The vibrations in the rope will only pass through the narrow gap in the railings if the vibrations are parallel to the individual rails. Thus an up and down vibration is transmitted through the vertical railings, but is stopped by the horizontal ones.
Polarization is a condition in which electromagnetic waves are constrained to vibrate in a certain plane or planes (see polarized light). Electromagnetic waves consist of vibrating electric and magnetic fields, with the direction of vibration perpendicular to the direction of motion of the wave. If the direction of vibration remains steady with time, the wave is said to be 100% linearly polarized or plane polarized in that direction. If the direction of vibration rotates at the same frequency as the wave, the wave is said to be 100% circularly polarized. Most naturally occurring electromagnetic waves have a direction of vibration that jiggles around at random: these are said to be unpolarized. Intermediate states, where there is some jiggling around an average direction, are said to be partially polarized; the amount of order is specified by the degree of polarization, which ranges from 0 to 100%. Plane polarization is usually caused by scattering, and circular polarization by strong magnetic fields.
Light is a form of wave motion, but as it travels at such a high speed (300,000 kilometers per second) it isn't possible to observe directly the way in which the moving waves vibrate. However, experiments show that the waves vibrate at right angles to the direction of the light beam, and because of this light is said to consist of transverse waves.
Since the vibration of light waves can't be seen, it's useful to see how other visible transverse waves vibrate. Such waves may be set up in a length of rope by repeatedly moving one end up and down (i.e. at right angles to the rope). The vibrations in the rope will pass through a narrow gap provided the longest axis of the gap is parallel to the direction of the vibrations. Thus if the rope is vibrating up and down, the motion will be transmitted through a vertical gap. However, if the rope also passes through a horizontal gap the vibrations can't pass through this.
The rope in this example can only vibrate in one plane (at right angles to the direction of travel). But an ordinary beam of light consists of a great number of individual waves which are vibrating in different directions (all at right angles to the light path). But under certain conditions it is possible for all the vibrations in a light beam to be confined to one plane are right angles to the beam. Such a beam is said to be polarized.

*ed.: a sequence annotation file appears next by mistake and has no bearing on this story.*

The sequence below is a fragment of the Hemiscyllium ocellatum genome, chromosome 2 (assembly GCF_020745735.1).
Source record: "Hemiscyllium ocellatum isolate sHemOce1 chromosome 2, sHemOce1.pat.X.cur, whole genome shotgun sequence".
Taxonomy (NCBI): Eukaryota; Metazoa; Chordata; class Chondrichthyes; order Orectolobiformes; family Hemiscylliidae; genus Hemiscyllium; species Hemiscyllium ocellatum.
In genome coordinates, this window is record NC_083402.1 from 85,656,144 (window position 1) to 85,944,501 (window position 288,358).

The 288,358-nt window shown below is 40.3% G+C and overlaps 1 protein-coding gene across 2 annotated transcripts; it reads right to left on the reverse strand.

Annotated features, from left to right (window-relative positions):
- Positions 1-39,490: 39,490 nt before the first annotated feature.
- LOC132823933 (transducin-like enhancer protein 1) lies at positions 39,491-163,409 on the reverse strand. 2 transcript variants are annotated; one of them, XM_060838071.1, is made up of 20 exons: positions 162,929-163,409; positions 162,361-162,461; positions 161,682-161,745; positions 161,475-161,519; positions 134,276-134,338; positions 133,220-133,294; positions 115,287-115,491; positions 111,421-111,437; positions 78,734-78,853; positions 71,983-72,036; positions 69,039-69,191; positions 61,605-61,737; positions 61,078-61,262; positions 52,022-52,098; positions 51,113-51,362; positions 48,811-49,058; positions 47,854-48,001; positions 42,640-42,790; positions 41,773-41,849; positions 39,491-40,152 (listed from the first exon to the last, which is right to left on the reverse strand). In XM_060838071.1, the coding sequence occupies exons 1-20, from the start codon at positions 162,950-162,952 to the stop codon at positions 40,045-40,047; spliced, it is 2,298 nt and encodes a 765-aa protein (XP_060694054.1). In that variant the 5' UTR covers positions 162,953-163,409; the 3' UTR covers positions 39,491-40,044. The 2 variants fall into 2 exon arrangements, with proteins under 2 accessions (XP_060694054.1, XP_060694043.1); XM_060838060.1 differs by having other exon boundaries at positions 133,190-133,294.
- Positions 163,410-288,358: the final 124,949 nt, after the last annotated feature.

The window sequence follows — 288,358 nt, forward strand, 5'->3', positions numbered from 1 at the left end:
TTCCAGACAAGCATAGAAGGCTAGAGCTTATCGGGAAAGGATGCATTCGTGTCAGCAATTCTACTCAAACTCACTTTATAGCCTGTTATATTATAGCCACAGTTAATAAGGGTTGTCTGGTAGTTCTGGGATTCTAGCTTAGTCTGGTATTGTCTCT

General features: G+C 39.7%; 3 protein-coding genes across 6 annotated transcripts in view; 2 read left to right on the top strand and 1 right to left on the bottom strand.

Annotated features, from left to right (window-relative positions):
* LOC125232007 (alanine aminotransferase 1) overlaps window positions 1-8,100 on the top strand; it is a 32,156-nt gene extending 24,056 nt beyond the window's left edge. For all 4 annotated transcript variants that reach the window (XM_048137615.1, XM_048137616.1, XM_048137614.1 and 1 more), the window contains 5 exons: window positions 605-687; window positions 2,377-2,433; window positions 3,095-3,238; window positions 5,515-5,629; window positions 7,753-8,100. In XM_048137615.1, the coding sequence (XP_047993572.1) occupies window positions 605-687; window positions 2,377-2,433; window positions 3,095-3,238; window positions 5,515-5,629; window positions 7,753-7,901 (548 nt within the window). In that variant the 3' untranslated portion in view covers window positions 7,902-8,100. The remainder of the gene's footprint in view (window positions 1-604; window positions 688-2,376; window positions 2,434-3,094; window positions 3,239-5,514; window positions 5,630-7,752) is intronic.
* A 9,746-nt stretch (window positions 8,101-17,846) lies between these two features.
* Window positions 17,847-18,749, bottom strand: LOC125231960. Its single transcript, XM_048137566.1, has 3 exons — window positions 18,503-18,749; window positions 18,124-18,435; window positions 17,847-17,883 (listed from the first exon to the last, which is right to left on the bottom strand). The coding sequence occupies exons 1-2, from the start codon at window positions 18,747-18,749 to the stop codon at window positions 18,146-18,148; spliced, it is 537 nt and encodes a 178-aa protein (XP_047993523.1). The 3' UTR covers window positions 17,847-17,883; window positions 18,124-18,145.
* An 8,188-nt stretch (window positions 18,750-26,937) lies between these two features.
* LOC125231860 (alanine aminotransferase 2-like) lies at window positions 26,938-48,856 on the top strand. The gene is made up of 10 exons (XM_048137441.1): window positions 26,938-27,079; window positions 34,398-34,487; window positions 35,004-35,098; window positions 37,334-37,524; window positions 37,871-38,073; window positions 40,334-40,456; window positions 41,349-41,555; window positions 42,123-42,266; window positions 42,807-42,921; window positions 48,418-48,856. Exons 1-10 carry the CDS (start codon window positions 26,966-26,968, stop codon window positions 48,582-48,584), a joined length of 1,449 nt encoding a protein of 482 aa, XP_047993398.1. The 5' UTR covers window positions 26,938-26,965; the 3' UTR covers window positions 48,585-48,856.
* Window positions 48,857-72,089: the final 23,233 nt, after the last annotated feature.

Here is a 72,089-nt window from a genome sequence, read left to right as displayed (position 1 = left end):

Crystals that polarize
Certain crystals, in particular transparent crystals of calcite (a form of calcium carbonate) known as Iceland spar, have the property of polarizing light. The ability of such crystals to polarize light can be tested by passing a ray of light through two crystals of the substance. Each crystal can be thought of as containing a number of very narrow slits parallel to each other. These "slits" are so narrow that only the waves whose vibrations are parallel to the slits can pass through.
Thus the light emerging from the first crystal is made up of waves whose vibrations are almost parallel with one another. The passage of light whose plane of polarization does not correspond with the favored plane is stopped. If the second crystal is arranged so that the 'slits' are parallel with those in the first crystal the polarized light leaving the first crystal will pass through the second crystal also. But if the second crystal is then rotated, the amount of light transmitted will be reduced until a point will be reached (at right angles to the first position) when no light is transmitted through the second crystal. In this position the waves of polarized light are vibrating at right angles to the slits, so the vibrations are unable to pass through it.